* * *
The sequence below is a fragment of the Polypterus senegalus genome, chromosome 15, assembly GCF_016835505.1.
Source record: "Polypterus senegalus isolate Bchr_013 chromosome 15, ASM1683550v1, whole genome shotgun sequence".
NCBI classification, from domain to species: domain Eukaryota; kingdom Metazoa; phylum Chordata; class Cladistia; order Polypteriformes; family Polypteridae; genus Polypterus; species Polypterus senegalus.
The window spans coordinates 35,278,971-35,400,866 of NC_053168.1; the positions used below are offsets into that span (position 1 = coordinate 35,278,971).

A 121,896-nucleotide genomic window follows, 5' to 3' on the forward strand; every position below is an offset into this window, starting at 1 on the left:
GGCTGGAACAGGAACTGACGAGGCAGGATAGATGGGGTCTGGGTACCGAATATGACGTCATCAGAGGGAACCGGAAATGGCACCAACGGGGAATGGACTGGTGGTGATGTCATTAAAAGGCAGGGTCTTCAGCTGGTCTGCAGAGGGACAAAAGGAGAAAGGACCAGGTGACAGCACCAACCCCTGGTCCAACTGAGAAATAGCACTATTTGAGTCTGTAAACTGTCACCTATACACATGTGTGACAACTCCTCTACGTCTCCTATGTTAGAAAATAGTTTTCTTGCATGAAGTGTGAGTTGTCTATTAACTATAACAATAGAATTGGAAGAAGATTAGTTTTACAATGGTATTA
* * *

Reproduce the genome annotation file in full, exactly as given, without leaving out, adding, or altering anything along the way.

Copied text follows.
The sequence below is a fragment of the Polypterus senegalus genome, chromosome 15, assembly GCF_016835505.1.
Source record: "Polypterus senegalus isolate Bchr_013 chromosome 15, ASM1683550v1, whole genome shotgun sequence".
NCBI classification, from domain to species: domain Eukaryota; kingdom Metazoa; phylum Chordata; class Cladistia; order Polypteriformes; family Polypteridae; genus Polypterus; species Polypterus senegalus.
The window spans coordinates 35,278,971-35,400,866 of NC_053168.1; the positions used below are offsets into that span (position 1 = coordinate 35,278,971).

A 121,896-nucleotide genomic window follows, 5' to 3' on the forward strand; every position below is an offset into this window, starting at 1 on the left:
GGCTGGAACAGGAACTGACGAGGCAGGATAGATGGGGTCTGGGTACCGAATATGACGTCATCAGAGGGAACCGGAAATGGCACCAACGGGGAATGGACTGGTGGTGATGTCATTAAAAGGCAGGGTCTTCAGCTGGTCTGCAGAGGGACAAAAGGAGAAAGGACCAGGTGACAGCACCAACCCCTGGTCCAACTGAGAAATAGCACTATTTGAGTCTGTAAACTGTCACCTATACACATGTGTGACAACTCCTCTACGTCTCCTATGTTAGAAAATAGTTTTCTTGCATGAAGTGTGAGTTGTCTATTAACTATAACAATAGAATTGGAAGAAGATTAGTTTTACAATGGTATTA